Over the years I have seen all sorts of power package "improvements".
Some were great and look like the factory set it up that way.
Others fall under the category of "what were they thinking?"
Most Crown and some Gillig schoolcoaches came from the factory with the engine mounted under the floor between the axles. In most cases the engines were rotated 75-90* and mounted pancake style. In order to mount them pancake style it required special parts and pieces not limited to motor mounts and oil pans. Even the bell housing to block mount is machined differently so that the transmissions are not clocked as well.
Way back the engines used were IHC RD450/501 I-6 and Hall Scott I-6 gas engines. The first diesel engines were Cummins 220 small can I-6 diesels. The factory even did a lot of repowers in the '60's and '70s to the small cam from the H-S gas engines. Sometime in the '60's the Detroit Diesel 6-71 became an option. When the small cam went out of production in the early '70's the Cummins big cam became an option. The buses built after the big cam became optional are easily identified by the flat top to the fenders. The big cam was enough wider that the frame had to ride higher in order to get enough ground clearance under the engine. By making the fenders flat on top it didn't require retooling to make new fenders.
If you have a donor engine with all of the pancake essentials you can put any big cam into a Crown or Gillig mid-engine bus. The kicker is there are very few applications that ever used the big cam in a pancake application.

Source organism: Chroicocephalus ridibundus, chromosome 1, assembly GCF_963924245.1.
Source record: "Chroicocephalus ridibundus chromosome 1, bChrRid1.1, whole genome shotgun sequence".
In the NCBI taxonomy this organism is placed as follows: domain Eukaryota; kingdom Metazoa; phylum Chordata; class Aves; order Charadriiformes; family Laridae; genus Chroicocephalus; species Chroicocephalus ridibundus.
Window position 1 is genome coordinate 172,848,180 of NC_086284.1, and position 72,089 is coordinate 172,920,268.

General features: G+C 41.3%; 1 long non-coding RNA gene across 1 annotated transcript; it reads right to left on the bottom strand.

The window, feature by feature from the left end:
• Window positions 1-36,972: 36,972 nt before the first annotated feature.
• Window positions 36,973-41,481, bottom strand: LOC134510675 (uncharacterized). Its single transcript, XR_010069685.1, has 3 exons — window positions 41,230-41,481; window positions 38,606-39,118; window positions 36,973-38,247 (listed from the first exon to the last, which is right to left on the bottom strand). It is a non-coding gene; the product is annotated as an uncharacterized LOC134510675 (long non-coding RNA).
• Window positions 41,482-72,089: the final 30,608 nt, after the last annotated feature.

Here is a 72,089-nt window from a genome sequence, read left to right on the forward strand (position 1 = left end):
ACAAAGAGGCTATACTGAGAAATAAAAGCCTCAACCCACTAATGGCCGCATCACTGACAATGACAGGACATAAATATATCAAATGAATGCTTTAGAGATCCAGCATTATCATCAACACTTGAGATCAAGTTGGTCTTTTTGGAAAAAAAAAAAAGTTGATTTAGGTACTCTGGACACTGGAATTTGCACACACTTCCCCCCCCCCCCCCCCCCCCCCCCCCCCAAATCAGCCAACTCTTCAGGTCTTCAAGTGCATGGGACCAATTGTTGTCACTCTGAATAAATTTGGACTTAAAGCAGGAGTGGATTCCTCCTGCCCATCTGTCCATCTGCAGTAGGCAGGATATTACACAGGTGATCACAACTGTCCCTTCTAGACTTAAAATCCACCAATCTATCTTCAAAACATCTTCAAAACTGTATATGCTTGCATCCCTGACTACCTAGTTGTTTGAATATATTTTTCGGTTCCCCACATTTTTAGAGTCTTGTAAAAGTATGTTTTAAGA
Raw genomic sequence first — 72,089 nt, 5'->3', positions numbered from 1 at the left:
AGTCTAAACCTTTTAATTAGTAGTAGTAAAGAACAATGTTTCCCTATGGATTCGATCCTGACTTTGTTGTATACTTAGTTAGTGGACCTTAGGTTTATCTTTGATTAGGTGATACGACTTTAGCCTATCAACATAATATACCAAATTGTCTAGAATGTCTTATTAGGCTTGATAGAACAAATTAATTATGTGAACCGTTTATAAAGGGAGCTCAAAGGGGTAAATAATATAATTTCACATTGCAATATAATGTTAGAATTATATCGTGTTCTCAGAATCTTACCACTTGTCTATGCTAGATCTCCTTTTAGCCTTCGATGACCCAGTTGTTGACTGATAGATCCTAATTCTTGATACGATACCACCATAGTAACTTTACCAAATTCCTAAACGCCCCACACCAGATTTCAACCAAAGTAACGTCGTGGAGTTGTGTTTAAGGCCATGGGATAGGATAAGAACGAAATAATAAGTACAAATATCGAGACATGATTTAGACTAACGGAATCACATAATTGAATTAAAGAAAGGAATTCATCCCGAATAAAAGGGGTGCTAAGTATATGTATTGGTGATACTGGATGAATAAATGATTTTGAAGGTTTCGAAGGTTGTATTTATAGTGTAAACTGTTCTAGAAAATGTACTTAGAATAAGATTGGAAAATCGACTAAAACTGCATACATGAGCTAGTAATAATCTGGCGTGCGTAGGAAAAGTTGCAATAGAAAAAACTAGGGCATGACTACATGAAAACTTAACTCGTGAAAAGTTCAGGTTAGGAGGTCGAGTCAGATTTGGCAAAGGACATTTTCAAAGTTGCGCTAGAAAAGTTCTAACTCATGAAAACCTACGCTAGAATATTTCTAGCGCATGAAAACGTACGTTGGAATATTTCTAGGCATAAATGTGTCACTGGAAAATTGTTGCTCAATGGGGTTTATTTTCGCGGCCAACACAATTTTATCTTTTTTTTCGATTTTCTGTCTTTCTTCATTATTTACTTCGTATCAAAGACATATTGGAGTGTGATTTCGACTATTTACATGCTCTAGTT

I have also seen a Kenworth Pacific that had a big cam transplanted into it. It required extending the frame and adding a revised rear engine door. They basically built a dog house that stuck out from the back of the bus about 18". It also required fabricating a new oil pan because in order for it to work if they didn't the pan would drag on curb cuts. But I can tell you that old Pacific would go like sixty and never slowed down for anything.
The limiting factor for rear engine buses is how much room you have for a driveline. The factory driveline with the factory engine and transmission is usually pretty short.
The limiting factor for Type 'D' FE engines with the engine up front is how much of the entry you can use up with a longer engine. If you reloacte the door and don't use the factory service door for your entry you would have no problem. The driveline length is not an issue but how much weight you can put forward is a real issue. Moving the radiator forward would be problematic as you start to have weight balance issues that you don't have if you move a big engine further back on a rear engine bus. Since none of the engine and transmission are over the front axle moving more weight forward is going to make a bad situation worse.
As far as putting big engines into a Type 'C' the only real issue would be how big of a dog house you are willing to put up with. Most medium duty trucks use the same basic chassis as Type 'C' buses. Any engine offered in a medium duty will have factory motor and transmission mounts that will bolt into holes already in the frame rails.